If you have two horses, especially if you acquire one after having your horse living with you for several years, you’ll be tempted to move the second one in with the first one, and feed them together. But first, take pictures of each horse, and date them. Take more photos the next month, and the month after that. If neither one has gotten fat, congratulations. That’s one less problem to worry about. But if one gets fat and one day you notice you can see the other’s ribs, you’ll have to separate them because the fat one is hogging all the food.
Prim is the dominant horse—she pins her ears and refuses to let Gunner anywhere near her food. In fact she will occasionally drive him away from his food. But Prim is the one who got skinny. Why?
In the wild, horses forage. They move throughout their territory and stop to graze, move on, graze somewhere else, and then head for water. The old boss mare usually choreographs their movements. (The stud is watching for other stallions who might want to fight him for his herd of mares, plus immature horses of either sex.)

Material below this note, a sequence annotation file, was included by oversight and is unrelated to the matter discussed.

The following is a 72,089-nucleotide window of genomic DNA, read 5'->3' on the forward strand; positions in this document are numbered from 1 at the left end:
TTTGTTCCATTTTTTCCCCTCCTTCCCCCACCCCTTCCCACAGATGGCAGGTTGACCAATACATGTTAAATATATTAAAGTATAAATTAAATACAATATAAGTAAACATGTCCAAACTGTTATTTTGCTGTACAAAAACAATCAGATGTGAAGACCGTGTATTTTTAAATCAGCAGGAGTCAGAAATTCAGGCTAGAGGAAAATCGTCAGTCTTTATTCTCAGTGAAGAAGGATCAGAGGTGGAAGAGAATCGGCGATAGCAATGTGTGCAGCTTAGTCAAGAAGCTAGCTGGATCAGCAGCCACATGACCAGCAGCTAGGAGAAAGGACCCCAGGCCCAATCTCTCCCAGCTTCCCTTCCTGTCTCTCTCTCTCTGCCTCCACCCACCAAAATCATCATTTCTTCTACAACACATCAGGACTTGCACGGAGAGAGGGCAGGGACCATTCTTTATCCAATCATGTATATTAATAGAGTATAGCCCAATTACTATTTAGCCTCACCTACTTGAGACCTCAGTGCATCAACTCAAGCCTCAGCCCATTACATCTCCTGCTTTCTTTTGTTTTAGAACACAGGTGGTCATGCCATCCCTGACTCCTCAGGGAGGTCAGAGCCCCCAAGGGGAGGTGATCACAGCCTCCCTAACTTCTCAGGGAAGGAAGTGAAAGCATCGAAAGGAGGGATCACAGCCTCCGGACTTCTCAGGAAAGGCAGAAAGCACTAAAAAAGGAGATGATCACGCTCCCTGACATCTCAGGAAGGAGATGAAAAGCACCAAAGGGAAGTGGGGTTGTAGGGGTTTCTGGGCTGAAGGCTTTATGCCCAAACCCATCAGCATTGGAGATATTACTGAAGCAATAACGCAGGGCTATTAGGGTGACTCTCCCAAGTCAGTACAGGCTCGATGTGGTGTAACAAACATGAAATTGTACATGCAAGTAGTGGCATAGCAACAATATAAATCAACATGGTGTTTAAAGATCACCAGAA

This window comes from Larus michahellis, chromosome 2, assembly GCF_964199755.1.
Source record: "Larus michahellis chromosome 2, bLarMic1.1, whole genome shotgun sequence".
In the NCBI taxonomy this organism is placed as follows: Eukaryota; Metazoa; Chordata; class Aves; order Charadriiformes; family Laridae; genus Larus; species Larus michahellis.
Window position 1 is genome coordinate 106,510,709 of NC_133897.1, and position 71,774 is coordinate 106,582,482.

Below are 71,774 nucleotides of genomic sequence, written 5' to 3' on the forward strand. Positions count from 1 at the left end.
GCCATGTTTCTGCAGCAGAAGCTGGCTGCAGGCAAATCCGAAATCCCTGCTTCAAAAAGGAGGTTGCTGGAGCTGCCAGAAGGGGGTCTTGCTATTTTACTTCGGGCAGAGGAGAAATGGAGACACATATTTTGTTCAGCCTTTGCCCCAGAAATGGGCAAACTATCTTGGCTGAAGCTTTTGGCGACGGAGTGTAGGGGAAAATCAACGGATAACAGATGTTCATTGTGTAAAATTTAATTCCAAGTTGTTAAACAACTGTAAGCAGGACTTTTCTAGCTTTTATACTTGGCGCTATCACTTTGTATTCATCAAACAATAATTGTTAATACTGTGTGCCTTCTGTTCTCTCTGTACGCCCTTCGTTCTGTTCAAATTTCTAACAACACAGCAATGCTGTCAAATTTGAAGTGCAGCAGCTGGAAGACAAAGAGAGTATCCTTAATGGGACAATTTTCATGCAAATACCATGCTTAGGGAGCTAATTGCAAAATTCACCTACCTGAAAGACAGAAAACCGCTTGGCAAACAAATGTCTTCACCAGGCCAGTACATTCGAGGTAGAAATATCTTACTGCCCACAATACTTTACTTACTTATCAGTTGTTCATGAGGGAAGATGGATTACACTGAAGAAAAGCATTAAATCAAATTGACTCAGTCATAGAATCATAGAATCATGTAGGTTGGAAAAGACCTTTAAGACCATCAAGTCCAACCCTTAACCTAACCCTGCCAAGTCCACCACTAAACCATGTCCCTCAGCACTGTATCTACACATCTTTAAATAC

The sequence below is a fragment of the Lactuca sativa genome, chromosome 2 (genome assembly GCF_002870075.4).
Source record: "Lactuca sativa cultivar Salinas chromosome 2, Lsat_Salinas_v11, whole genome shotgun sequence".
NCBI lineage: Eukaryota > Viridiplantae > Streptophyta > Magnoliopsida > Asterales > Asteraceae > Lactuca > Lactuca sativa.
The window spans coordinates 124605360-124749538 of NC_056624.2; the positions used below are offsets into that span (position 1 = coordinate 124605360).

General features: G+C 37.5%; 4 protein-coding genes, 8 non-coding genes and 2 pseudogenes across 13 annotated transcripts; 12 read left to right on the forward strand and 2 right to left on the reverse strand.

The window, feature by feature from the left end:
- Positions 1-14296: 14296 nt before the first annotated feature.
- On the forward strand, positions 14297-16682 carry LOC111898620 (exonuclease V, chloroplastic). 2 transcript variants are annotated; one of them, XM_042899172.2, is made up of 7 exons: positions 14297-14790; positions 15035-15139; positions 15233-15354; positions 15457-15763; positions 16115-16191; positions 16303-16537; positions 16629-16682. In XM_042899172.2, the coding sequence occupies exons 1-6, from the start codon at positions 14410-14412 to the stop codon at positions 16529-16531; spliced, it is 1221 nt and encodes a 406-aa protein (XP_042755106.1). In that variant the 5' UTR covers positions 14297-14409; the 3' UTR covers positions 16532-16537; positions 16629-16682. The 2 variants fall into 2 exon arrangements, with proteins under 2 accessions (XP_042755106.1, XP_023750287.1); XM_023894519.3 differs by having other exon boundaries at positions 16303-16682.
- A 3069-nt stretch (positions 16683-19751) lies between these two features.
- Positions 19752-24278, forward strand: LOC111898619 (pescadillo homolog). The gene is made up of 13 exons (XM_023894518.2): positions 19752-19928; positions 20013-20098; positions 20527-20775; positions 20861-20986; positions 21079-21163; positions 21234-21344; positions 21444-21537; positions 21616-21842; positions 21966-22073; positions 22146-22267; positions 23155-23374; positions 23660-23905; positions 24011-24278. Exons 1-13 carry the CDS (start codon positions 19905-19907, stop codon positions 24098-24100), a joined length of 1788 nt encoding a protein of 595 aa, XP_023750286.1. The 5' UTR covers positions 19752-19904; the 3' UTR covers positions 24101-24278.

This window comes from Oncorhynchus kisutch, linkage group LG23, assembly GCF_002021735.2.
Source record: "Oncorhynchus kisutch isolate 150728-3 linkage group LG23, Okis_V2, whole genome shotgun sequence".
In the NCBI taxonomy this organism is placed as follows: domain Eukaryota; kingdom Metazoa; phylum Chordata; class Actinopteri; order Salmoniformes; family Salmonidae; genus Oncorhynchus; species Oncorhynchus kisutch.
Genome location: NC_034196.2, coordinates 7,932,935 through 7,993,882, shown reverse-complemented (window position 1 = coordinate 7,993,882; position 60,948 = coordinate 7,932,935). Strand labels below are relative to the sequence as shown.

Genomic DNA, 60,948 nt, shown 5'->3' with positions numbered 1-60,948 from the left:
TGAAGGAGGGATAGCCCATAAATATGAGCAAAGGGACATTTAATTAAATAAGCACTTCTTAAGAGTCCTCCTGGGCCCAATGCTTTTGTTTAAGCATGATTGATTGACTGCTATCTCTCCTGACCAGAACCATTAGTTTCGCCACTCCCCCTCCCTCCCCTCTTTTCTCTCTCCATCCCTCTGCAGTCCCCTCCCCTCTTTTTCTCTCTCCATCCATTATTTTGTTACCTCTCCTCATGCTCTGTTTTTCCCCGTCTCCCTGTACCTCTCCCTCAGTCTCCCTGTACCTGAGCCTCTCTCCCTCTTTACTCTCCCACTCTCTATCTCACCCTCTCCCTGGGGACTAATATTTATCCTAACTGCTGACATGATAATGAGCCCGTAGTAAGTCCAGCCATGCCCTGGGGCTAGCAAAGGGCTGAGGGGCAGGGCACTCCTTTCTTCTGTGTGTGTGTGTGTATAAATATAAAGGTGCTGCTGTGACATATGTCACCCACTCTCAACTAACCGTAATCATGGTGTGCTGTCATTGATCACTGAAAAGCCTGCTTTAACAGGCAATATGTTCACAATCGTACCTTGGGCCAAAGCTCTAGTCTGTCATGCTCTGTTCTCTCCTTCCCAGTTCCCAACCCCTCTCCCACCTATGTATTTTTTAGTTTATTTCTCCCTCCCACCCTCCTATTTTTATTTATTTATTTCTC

If you rescue a horse who’s been systematically starved—Gunner’s owners didn’t live on the property, and drove up to feed him once a week—you have an obsessive eater. Gunner does not behave like a normal horse, and by that I mean one who lives in the wild. Once he sticks his muzzle in the feeder, he doesn’t take it out again until every last stalk of hay is gone. (As far as he’s concerned, no hay is “too stemmy” to eat.) When they lived together, any time Prim left off eating to gaze dreamily off into the horizon, thinking horse thoughts, Gunner would move on to her feeder. When she felt like eating again, there was nothing left. But it might take you a while to notice it unless you take photos once a month, and compare them.
And that is why Prim and Gunner now live side by side in a divided corral.